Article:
At the Shopping Mall
1. To encourage students to think about clothing/shopping from a "needs" perspective
2. To demonstrate creative ways to save money related to clothing/shopping
English Language Arts (K-12), Math (4-5), Science (1), Clothing and Textiles (5-8)
Introduce money management as it pertains to the shopping mall with the following discussion points:
- How do students plan wardrobes?
- How are buying decisions made? For example, "I need something" or "I really want a new…"
- What does a clothing budget mean to the students? How is this budget made?
- What encourages shopping? How does a store market clothing?
- How do peers influence your clothing purchasing decisions?
Length: Part 1 (45 minutes at school); Part 2
(at home); Part 3 (45 minutes at school)
Materials: Shop Smart Handout, flyers, catalogues, computer (optional)
Part 1 (At School): Clothing Wish List
- In this part of the activity, students will put together a wish list of clothing items that they believe they will need for the school year or for a warm winter vacation. Using the Shop Smart Handout, students need to record their clothing wish list and then research and record the respective costs (total cost should also be indicated).
Part 2 (At Home): Clothing Inventory
- In the second part of the activity, students will need to go home and record the details of their wardrobe (Clothing Inventory section of the Shop Smart Handout). Students will then record which of the clothes they actually wear, as well as which items they would be willing to trade.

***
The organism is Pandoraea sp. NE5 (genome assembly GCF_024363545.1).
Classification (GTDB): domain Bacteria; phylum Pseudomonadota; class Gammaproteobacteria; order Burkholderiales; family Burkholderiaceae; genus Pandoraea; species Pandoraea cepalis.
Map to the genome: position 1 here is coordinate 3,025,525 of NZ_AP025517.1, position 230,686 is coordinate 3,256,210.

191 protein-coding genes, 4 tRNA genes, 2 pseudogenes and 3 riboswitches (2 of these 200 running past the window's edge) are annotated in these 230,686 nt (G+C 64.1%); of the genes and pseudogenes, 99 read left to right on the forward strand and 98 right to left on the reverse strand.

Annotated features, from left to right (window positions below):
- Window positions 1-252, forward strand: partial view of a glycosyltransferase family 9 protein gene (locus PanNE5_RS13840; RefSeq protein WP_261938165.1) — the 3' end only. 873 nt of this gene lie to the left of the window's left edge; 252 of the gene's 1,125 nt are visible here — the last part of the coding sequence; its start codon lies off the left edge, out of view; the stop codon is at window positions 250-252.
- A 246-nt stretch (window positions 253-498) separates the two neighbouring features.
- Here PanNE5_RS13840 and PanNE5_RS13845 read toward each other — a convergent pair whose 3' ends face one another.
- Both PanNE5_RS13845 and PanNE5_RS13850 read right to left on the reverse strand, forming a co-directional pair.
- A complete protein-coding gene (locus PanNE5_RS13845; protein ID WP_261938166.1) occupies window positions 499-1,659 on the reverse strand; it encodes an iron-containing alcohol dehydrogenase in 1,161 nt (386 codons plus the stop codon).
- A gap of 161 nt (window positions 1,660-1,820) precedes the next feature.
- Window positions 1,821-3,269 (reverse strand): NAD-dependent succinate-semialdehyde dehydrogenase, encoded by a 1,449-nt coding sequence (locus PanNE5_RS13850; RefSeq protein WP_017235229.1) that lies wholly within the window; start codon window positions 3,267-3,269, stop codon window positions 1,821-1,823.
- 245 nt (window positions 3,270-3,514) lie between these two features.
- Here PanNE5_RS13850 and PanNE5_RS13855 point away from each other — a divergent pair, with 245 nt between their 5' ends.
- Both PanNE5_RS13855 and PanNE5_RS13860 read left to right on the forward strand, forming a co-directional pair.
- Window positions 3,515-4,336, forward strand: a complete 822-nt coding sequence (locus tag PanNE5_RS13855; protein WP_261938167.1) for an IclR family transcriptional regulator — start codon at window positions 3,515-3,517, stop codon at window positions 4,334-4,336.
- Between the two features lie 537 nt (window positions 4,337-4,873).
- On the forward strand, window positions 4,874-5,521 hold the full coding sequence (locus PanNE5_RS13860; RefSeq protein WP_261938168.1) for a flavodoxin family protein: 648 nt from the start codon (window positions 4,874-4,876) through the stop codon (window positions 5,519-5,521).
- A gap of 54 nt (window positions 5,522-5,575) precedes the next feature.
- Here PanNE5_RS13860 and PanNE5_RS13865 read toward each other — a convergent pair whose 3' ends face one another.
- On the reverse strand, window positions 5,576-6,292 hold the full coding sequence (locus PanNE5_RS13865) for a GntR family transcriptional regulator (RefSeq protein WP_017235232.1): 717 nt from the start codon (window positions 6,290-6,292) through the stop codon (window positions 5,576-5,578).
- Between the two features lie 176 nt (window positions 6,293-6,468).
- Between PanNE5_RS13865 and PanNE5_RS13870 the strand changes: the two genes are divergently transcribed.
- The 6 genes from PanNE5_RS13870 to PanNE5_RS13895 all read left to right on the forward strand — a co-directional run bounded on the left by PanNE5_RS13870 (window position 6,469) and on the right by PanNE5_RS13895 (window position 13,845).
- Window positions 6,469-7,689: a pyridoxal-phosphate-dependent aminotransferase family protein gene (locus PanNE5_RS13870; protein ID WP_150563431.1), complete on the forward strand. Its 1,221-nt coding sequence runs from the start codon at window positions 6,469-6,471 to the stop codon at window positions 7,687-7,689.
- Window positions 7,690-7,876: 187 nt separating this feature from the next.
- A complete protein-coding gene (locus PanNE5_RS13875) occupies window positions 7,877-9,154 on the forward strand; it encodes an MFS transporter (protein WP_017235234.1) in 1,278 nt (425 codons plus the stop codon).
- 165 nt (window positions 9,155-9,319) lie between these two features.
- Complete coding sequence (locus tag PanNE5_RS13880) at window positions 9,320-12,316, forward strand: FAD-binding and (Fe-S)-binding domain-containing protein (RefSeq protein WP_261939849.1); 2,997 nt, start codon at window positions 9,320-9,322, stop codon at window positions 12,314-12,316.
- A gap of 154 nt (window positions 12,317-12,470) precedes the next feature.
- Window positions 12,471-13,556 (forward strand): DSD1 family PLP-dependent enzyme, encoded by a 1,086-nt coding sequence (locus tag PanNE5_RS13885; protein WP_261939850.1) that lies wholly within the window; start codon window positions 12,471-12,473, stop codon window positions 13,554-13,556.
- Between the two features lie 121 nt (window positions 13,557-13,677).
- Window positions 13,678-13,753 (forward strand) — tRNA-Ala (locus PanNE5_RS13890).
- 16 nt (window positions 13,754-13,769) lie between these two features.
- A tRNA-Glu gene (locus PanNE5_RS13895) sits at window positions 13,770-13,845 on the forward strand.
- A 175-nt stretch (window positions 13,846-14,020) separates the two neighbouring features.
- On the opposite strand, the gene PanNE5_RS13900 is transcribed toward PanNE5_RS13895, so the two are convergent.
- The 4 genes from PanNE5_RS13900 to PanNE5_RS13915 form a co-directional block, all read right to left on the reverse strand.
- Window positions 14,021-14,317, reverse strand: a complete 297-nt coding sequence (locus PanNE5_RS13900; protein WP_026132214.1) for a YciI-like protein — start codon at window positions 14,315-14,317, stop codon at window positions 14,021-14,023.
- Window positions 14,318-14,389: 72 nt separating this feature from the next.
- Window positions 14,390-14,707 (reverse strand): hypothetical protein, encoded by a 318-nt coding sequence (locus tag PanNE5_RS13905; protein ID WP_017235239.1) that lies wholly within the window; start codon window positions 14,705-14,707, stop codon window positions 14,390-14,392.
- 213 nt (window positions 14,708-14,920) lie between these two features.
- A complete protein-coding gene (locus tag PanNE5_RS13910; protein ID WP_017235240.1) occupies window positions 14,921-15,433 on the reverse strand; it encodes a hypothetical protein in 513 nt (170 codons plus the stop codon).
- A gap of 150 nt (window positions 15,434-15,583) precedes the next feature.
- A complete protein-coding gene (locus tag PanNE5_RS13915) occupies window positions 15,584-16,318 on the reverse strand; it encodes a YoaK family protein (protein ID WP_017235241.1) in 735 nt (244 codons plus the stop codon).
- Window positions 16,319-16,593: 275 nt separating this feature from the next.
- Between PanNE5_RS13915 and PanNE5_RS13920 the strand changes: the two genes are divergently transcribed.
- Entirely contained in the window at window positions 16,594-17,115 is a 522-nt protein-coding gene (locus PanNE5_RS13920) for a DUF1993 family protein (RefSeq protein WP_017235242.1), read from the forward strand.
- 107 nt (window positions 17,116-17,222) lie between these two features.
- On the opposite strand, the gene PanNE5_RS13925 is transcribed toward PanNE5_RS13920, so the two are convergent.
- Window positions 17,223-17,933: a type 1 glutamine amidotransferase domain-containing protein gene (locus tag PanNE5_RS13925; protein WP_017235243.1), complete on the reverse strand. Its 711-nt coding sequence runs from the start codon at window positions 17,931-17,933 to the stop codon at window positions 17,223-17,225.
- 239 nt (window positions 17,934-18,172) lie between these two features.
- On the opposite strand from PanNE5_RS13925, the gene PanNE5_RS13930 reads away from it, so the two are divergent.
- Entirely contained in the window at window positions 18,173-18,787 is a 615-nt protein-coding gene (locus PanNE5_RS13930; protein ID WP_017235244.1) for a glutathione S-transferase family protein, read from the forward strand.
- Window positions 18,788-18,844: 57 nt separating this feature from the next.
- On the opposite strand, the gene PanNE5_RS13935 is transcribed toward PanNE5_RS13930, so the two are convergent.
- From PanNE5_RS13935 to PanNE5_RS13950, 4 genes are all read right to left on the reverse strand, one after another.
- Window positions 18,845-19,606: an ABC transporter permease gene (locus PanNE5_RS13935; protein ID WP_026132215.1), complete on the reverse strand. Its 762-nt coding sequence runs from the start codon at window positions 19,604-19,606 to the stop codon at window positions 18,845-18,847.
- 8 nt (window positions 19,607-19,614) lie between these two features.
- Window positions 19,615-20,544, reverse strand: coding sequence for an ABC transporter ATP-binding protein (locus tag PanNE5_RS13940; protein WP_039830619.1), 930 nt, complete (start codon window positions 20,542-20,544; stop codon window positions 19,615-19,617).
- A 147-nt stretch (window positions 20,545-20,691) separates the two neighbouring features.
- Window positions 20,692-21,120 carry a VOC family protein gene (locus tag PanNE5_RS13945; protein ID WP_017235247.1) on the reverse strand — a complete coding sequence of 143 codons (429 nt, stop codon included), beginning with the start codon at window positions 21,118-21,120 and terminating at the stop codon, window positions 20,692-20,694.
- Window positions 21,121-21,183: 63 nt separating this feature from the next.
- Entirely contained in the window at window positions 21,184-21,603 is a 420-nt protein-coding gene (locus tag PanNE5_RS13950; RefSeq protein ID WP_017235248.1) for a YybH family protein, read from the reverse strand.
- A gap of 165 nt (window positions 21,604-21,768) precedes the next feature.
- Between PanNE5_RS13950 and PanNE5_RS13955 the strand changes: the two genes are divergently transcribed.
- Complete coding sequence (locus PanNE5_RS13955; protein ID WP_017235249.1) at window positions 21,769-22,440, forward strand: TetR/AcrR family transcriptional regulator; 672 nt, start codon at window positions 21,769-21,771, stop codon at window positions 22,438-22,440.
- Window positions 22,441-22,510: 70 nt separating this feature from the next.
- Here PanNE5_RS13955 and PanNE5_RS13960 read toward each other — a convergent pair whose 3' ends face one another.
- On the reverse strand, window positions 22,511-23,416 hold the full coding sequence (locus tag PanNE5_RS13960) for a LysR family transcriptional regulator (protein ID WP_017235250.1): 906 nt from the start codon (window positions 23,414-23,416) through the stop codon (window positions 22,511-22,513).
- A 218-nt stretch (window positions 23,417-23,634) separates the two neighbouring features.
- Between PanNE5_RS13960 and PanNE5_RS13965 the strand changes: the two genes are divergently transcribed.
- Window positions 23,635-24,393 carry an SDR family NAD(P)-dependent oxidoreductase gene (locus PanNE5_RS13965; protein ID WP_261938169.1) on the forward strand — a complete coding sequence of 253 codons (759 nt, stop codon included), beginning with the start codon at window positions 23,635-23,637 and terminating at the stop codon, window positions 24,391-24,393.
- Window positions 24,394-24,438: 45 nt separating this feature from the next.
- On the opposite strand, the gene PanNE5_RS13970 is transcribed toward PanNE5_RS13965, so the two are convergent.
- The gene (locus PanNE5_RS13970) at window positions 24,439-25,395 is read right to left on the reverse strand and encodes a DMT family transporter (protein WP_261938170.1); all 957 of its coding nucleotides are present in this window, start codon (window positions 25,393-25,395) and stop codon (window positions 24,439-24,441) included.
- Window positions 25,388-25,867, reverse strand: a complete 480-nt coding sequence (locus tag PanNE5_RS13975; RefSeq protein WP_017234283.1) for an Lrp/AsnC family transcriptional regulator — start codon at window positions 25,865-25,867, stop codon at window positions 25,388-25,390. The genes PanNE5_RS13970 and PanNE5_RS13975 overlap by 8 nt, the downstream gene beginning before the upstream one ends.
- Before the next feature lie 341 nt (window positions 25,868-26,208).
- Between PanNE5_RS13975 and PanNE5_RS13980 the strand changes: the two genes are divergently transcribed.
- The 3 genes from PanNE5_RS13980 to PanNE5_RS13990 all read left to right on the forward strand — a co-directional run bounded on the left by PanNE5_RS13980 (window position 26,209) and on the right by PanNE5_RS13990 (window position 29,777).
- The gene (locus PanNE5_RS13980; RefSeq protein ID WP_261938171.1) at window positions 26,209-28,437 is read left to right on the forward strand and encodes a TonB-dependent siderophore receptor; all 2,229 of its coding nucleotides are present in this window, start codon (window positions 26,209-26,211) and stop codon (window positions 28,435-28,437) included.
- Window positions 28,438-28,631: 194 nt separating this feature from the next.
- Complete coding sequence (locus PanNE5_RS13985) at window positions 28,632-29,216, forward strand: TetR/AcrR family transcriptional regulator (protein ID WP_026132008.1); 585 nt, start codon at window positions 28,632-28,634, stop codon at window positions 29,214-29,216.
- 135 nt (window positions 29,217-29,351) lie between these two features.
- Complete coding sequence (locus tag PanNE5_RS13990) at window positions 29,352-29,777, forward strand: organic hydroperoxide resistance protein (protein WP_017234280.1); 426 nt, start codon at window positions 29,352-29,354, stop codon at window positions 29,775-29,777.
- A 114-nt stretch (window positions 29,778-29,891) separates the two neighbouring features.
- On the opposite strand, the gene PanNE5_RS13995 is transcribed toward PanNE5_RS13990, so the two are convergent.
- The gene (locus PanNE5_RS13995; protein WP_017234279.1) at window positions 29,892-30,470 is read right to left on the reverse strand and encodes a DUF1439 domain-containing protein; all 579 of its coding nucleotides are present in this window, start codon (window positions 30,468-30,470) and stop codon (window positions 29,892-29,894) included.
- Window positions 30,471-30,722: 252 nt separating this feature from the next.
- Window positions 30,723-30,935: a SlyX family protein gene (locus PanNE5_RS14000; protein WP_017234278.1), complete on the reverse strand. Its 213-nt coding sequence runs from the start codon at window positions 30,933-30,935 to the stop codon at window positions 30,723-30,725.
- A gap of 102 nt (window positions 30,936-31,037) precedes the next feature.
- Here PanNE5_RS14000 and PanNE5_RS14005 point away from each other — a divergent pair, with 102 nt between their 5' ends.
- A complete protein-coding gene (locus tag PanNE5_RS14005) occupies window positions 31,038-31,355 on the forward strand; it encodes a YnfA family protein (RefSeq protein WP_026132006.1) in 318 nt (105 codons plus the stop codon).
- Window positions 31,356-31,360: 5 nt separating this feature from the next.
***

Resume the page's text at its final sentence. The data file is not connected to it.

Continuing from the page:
Part 3 (At School): Clothing Budget
- Once they have completed Part 2 of the activity, continue by telling students they need to cut their clothing wish list total by 50%. Brainstorm and discuss the relevant cost-saving techniques (need vs. want, second-hand clothing, trades or clothing swaps, etc.). Have students review their clothing wish list against their clothing inventory and see if they can eliminate any redundancies.
- Set the guidelines for students to arrange a clothing swap with friends and/or family. The "trade" items from the Clothing Inventory section of the Shop Smart Handout may be included. Encourage students to keep track of the obstacles and benefits that arise from the swap.
- Ask students to come up with other ways to manage their Clothing Inventory, such as buying and selling items at a garage sale or consignment store.
- What were the pros and cons of the clothing swap? (Body image and style differences may be addressed here.)
- How do money and clothing relate? How do money and clothing influence important issues such as identity and "fitting in"?
- Tally up how much money was saved as a class after the wish lists were revised.
- Organize a "discount" fashion show. Students will need to put together an outfit from discount or second-hand stores.
- Discuss the idea of donating clothing (or lost and found items) to a charity.
Pre- and Post-Assessment of Lesson
- How does planning ahead help you make clothing purchase decisions with your money?
- How did planning ahead help you make clothing purchase decisions with your money?